Passion for Silversmithing Book Review (Oz Arts)

Passion for Silversmithing Book Review (Oz Arts)

A memoir and a manual, beautiful photographs and detailed descriptions, like Noakes’ works, this book is pretty much perfection.

PHILIP NOAKES is the master when it comes to gold and silver and in this elegant and erudite new publication published by the Western Australian Museum. We are served up an extraordinary feast of eye-watering beauty and painstaking description of every aspect of this passion by another noted exponent of the silversmith’s art, writer and artist-jeweller Dorothy Erickson.
Although the 228 pages describe in perfect detail the traditional as well as the new and innovative techniques Noakes employs in his relentless output, this nevertheless is a book for everyone, not only students and other silversmiths. It is a supremely enjoyable and un-putdownable read.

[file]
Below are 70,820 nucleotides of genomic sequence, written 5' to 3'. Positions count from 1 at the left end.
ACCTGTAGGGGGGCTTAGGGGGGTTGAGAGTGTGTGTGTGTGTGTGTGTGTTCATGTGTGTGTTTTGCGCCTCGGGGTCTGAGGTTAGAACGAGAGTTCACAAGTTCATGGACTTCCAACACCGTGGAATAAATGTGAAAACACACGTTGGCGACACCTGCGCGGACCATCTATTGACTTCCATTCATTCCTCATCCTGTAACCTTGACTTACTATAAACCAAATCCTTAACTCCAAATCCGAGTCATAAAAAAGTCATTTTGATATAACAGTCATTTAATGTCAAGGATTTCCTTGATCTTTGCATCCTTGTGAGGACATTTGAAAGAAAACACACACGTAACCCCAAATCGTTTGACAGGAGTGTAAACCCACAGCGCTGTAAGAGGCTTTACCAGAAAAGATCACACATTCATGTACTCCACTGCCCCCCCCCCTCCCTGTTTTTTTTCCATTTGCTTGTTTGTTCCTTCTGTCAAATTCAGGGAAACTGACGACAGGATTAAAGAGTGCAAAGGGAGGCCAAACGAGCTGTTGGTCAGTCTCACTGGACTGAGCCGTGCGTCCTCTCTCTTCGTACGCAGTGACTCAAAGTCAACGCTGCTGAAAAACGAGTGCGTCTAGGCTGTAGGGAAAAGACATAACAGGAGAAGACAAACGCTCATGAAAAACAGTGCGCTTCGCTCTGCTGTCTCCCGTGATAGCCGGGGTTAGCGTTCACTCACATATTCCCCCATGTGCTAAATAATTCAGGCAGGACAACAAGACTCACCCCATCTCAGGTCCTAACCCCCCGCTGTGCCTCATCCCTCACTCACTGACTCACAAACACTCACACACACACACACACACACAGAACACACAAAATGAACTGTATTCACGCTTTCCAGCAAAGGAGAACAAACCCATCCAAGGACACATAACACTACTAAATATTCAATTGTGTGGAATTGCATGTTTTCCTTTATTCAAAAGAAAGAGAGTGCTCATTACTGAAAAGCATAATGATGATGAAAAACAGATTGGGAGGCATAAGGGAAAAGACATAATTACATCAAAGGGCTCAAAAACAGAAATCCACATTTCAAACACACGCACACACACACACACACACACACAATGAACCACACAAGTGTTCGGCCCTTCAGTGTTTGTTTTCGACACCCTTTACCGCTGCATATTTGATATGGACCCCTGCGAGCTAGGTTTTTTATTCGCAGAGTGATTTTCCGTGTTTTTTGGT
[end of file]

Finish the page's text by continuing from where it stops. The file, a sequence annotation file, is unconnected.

Silversmith and teacher Valerie Aked says: ‘I was so filled with excitement by this book, I forgot I was old and I wanted to start making again. This is a book for the student starting out. Any beginner must have this book at their side for sheer inspiration — it is wonderful to have something to aim for. It is a treasure to hold in your hands and to delight in.

‘When I was starting out Philip Noakes was my idol – I’d follow his exhibitions and lusted after his work. The standard has always been so high. And to have this book about the work of our master silver and goldsmith explored and explained by another remarkable expert craftswoman, Dorothy Erickson, is something to be especially treasured.’

‘Philip Noakes is a maker of fine hollowware and exquisite jewellery who enjoys being part of the continuum of age-old specialised crafts. He is a skilled exponent of traditional methods. He enjoys the satisfaction of hand raising but also experiments and uses modern technology to achieve his elegant designs using his extensive range of tools,equipment and machinery. Philip’s lively mind has resulted in an eclectic output, from delicate rings to magnificent hollowware centrepieces. He takes time off each week from teaching to research new techniques and has created a magnificent body of work for a major survey exhibition at the Lawrence Wilson Gallery in the University of Western Australia’s Culture Centre in 2019.’ These are the words the book opens with.

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